Wednesday 17th May 2017
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The New Zealand dollar fell to the lowest level in about 11 months against the euro as steady economic growth and improving investor confidence in the economic bloc saw its currency strengthen against the greenback.
The kiwi dollar fell to 62.11 euro cents as at 8:30am in Wellington from 62.59 cents late yesterday. The local currency rose to 68.86 US cents from 68.61 cents yesterday.
Germany's ZEW survey of investor sentiment rose to 35.1 in May from 26.3 a month earlier, while European Union gross domestic product growth came in at 0.5 percent as expected in the first quarter. The euro rose to a five-month high against the greenback amid ongoing uncertainty about the Trump administration's ability to enact policy change and questions about the pace of interest rate hikes by the Federal Reserve, contrasting with more upbeat sentiment for Europe.
"The EUR/USD has risen as doubts on the ability of the Trump administration to push through reforms has increased and the backdrop for Europe looks more stable – both politically the economically," said Con Williams, rural economist at ANZ Bank New Zealand.
The kiwi dollar didn't move much after dairy product prices rose at the GlobalDairyTrade auction overnight, increasing for the fifth consecutive time, amid solid demand for fat products. The GDT price index gained 3.2 percent from the previous auction two weeks ago to US$3,313. Some 21,236 tonnes of product was sold, down from 22,633 tonnes at the previous auction. Whole milk powder rose 1.3 percent to US$3,312 a tonne.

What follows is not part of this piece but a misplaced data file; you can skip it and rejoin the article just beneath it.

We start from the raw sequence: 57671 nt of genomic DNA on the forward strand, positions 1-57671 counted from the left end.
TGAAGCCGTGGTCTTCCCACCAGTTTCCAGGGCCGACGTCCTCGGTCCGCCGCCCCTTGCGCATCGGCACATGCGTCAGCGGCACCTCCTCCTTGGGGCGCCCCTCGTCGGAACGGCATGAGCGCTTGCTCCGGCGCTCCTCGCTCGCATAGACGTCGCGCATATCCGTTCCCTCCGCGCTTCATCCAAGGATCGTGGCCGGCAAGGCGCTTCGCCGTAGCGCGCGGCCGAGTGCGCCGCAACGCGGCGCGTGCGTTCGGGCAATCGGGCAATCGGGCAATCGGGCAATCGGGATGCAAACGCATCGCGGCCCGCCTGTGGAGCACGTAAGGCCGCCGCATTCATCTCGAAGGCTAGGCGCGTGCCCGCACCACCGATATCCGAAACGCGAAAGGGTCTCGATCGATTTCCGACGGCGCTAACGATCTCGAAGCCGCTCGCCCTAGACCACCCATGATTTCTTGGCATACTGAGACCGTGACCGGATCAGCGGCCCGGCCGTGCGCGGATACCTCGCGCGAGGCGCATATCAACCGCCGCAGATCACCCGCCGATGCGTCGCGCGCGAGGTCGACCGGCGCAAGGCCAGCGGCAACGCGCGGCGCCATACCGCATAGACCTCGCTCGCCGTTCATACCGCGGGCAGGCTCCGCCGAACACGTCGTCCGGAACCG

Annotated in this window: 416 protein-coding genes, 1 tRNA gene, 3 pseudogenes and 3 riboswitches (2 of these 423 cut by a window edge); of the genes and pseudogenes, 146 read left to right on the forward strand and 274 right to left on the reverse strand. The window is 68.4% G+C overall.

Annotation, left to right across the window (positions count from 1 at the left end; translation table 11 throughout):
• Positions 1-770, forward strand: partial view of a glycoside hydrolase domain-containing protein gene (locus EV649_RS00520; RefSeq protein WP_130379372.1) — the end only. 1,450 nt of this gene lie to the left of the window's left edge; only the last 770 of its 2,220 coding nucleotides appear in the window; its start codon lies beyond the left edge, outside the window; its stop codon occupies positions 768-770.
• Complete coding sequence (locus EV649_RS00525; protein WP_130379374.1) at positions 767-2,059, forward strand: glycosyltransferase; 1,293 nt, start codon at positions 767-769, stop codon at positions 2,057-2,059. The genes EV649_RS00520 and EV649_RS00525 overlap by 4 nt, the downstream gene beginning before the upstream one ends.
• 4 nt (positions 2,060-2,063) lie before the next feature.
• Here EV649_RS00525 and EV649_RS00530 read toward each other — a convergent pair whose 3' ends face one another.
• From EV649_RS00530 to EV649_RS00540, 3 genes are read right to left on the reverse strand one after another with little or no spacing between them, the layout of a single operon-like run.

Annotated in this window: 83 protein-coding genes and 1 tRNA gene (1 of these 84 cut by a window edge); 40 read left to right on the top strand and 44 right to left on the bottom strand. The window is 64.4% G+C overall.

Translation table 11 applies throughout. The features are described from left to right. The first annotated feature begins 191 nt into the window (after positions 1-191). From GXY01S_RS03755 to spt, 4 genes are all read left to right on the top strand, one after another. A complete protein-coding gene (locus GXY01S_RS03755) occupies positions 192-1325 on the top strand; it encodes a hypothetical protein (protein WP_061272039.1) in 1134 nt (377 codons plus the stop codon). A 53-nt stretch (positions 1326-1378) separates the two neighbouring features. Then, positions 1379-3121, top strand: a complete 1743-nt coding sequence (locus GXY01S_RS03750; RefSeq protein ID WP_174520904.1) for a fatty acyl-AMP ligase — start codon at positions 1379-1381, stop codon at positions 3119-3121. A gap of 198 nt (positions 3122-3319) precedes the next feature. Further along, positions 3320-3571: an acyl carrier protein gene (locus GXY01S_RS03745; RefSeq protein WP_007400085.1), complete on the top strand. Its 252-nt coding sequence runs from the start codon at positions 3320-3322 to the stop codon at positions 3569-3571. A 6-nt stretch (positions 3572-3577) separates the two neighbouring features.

Today, traders will be watching the release of the first-quarter producer price index, while across the Tasman, the Westpac Consumer Confidence survey for May is released today and in Japan, March industrial production.
The trade-weighted index was at 74.71 from 74.86 late yesterday.
The local currency fell to 92.61 Australian cents from 92.84 cents and was little changed at 53.29 British pence. It slipped to 77.81 yen from 78.09 yen and fell to 4.7383 yuan from 4.7417 yuan.
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